The Pedlar Of Swaftham
( Originally Published Late 1800's )
We have several traditional stories of the good fortune or benefactions of pedlars commemorated in the windows or other parts of our parochial churches. One of the most famous is at Swaffham, where the North aisle of the church is said to have been built by John Chapman, churchwarden in 1462 ; a rebus of his name having been carved in wood on part of his seat, representing him busied in his shop, and the initials J.C. conjoined near it, and the figure of a woman in two places looking over a shop-door, as also a pedlar with a pack on his shoulders, and below him what is commonly called a dog, but by Mr. Blomefield, iii. 507, from the muzzle and chain, supposed a bear, as painted in a window of the North aisle; these circumstances, laid together, have suggested an idea that he was a pedlar, which Mr. B. conceives very contrary to the habit in which he and she are represented in the uppermost window of this aisle. He, therefore, pronounced it a mere rebus of the name of Chapman.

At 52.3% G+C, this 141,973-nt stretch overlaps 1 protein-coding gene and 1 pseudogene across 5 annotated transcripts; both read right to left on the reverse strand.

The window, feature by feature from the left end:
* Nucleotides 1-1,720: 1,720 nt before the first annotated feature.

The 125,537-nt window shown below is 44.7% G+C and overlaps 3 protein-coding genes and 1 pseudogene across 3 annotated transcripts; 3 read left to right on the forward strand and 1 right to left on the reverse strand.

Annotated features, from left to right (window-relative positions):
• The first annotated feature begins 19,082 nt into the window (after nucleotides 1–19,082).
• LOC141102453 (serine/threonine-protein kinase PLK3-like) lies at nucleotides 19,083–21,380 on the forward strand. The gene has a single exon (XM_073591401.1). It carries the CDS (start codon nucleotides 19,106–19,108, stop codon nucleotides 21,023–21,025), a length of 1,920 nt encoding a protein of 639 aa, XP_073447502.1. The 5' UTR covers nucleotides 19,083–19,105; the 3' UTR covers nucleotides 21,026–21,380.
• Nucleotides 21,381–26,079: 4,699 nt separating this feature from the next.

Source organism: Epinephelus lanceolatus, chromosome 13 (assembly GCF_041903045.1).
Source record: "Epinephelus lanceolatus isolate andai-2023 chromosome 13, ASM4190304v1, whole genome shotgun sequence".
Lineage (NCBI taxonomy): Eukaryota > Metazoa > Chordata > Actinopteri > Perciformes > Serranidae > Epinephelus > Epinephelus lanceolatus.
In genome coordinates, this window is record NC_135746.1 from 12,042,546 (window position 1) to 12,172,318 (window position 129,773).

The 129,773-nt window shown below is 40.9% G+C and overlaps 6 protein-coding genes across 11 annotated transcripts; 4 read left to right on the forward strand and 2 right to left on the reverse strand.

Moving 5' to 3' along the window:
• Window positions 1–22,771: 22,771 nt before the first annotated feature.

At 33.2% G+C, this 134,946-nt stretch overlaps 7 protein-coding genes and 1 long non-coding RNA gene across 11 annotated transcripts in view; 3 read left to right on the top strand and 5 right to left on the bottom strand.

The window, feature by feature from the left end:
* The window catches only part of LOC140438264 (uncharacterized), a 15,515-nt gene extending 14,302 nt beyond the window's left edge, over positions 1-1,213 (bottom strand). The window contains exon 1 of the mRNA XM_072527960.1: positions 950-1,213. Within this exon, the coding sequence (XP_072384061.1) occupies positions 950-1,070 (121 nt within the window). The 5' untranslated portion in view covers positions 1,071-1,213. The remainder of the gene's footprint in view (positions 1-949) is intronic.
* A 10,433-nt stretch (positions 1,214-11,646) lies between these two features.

I cannot, however, help suspecting, that this same benefactor was a chapman by occupation as well as name, and that he took pains to perpetuate the memory of a fortunate hit in trade, whereby he was enabled to be such a benefactor to his parish church. As to Mr. B.'s objection, that, " had he been a pedlar, it would have been more commendable to have had a portraiture suitable to his calling, as is the picture of the pedlar who was a benefactor to the church of St. Mary, Lambeth, in Surrey, and to have been represented on the glass as the pedlar is on his seat," it is of little weight. Chapman and pedlar were synonymous terms in that period of our commerce. Our laws consider a pedlar as a petty chapman ; but the inferiority of the commerce does not prevent a person's acquiring wealth by it. Though now obliged to take out a license to vend their wares, they were not under such restrictions before the Revolution.
In further proof of the respectability of such a character it may be observed, that in the South window of the chancel at Mileham, in the same county of Norfolk, there is or was painted a man and wife and children praying to the Virgin Mary ; " over their heads 'Peddar,' before them two horses travelling with packs on their backs, and under them Thomas Brown ;" whence it may be inferred that this man by such occupation attained an ability to present such a window, if not to repair or rebuild the whole or part of the chancel. (Blomefield, v. 1043.)
Peddar's, or Pedlar's way, is a name given to a bank or raised road in some part of England ; but the precise spot I cannot at present call to mind.